Clearly, Maria was always aware of what was going on and was only too happy to allow her ‘relationship’ with Georg to quietly gestate under the Baroness’s nose, her covert tryst only thwarted when Elsa had the nerve to bring matters out into the open, and even then Maria wasn’t gracious enough to admit that her adversary was right on the money, playing coy to the end.
When she lasciviously returns to the household to “climb every mountain”, as it were, it is nothing less than a scarlet act of direct romantic combat in the face of the woman who has already placed her cards upon the table, and to whom von Trapp is now betrothed.
Maria responds to this news by putting on a near see-through frock and wandering around the grounds at night, in plain view of the Captain’s balcony.
Not, in fact, a very Christian show of respect for the holy bounds of wedlock.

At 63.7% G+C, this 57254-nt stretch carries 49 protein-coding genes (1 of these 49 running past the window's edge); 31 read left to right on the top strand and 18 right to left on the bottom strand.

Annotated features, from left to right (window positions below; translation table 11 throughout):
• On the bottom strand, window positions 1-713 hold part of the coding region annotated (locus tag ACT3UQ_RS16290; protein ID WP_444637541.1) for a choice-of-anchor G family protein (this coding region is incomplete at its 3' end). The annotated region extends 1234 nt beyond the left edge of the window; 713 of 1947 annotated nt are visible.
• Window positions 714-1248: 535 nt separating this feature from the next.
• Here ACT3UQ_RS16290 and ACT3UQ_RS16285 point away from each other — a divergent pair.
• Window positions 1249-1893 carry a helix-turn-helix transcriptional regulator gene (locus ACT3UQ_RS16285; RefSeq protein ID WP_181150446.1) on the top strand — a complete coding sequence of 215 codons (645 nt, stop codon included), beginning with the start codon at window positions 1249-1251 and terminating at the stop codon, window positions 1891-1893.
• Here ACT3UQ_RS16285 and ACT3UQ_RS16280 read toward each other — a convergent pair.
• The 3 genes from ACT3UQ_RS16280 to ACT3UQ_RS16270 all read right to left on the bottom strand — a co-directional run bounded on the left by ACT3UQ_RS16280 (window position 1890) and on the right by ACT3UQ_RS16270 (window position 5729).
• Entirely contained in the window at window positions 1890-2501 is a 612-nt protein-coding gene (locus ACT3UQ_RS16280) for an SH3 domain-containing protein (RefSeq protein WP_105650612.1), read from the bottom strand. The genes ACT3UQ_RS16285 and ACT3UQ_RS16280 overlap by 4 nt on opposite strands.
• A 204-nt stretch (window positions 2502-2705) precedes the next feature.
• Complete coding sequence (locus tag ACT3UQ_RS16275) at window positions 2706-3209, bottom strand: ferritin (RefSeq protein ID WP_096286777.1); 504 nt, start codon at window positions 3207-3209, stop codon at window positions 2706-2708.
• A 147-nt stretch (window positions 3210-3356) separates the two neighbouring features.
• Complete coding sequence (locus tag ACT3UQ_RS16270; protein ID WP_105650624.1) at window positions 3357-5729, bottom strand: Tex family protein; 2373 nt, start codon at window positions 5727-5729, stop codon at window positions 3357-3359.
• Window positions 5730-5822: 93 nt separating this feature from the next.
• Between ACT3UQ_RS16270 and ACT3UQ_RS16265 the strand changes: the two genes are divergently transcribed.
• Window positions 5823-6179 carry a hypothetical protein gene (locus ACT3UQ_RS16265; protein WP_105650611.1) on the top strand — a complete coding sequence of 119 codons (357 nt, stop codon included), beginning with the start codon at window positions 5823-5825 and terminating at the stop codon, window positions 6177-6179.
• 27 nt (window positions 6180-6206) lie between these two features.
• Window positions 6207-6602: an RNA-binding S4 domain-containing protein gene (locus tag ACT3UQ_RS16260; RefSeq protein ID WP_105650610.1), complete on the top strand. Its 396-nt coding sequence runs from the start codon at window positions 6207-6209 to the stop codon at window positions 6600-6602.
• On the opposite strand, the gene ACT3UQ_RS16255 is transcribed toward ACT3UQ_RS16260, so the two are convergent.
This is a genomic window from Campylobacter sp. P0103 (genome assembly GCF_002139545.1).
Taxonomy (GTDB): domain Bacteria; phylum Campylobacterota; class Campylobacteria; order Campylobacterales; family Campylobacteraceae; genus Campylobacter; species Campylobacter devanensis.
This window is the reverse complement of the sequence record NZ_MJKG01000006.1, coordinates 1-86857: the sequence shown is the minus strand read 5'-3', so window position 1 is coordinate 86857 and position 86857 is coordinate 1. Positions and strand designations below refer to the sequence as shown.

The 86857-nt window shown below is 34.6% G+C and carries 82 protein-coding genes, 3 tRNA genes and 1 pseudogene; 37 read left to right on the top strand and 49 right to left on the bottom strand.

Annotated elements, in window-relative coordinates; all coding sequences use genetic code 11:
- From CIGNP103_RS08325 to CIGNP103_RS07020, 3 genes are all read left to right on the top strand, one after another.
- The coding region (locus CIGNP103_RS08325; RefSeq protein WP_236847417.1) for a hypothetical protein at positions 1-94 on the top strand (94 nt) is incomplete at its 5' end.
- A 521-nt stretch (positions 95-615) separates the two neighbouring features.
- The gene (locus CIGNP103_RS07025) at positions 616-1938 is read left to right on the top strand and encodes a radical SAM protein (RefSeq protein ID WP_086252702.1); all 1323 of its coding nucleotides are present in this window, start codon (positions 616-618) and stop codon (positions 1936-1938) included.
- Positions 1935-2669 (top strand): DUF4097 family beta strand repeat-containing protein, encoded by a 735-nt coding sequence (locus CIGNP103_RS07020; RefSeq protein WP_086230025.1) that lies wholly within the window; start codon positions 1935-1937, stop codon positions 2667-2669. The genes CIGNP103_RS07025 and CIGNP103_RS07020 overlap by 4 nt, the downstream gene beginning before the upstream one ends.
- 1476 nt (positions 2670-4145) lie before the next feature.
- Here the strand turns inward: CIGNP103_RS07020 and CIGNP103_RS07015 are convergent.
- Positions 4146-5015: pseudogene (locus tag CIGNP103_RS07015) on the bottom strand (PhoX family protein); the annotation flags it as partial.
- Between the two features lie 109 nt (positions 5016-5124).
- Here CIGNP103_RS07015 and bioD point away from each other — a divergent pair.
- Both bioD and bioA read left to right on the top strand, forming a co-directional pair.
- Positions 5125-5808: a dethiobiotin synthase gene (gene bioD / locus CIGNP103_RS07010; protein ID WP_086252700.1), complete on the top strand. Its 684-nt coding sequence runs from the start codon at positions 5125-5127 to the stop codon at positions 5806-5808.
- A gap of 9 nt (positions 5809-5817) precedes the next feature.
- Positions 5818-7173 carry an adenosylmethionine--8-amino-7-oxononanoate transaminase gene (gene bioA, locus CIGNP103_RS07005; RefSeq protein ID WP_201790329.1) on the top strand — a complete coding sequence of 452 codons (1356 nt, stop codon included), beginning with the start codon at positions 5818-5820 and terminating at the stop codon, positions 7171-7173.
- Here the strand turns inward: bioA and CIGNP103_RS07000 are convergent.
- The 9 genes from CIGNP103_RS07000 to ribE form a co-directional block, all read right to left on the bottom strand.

I’ve taken up too much time on this homewrecking bitch, so it’s time to move on to somebody who doesn’t have a Royal Doulton haircut.
Captain Georg Ritter von Trapp
In sharp contrast to the wily, conniving Maria, Georg’s principal character flaw is that he’s a dill.
However, he is also arrogant, fickle, dripping in a rich air of self-satisfaction that seems oblivious to the sad mediocrity of his own wit and possessing an ego so clumsy and pompous as to place his entire family in grave danger for it.
These were slippery times in Austria, and those who wished to survive were well advised to play a shrewd game in the face of the fascists.
Not Georg, who seems to believe the European war can be won during his childish exchanges with Herr Zeller, the Nazi rep in Salzburg who holds the van Trapp family’s fate in his hands. Such bold and ill-advised quips as Georg relentlessly throws in the face of the potential executioner of his children would be excusable if they were any good.
Herr Zeller: “Perhaps those who would warn you that the Anschluss is coming, and it is…would get further with you by setting their words to music.”
Georg: “If the Nazis take over Austria, I’m sure you will be the entire trumpet section.”
Herr Zeller: “You flatter me.”
Georg: “Oh, how clumsy of me. I meant to accuse you.”
With a coquettish smirk and a weak-as-milk riposte, von Trapp may have just assured little Gretl an apprenticeship in clothing-and-shoe gathering at the nearest “re-education” facility.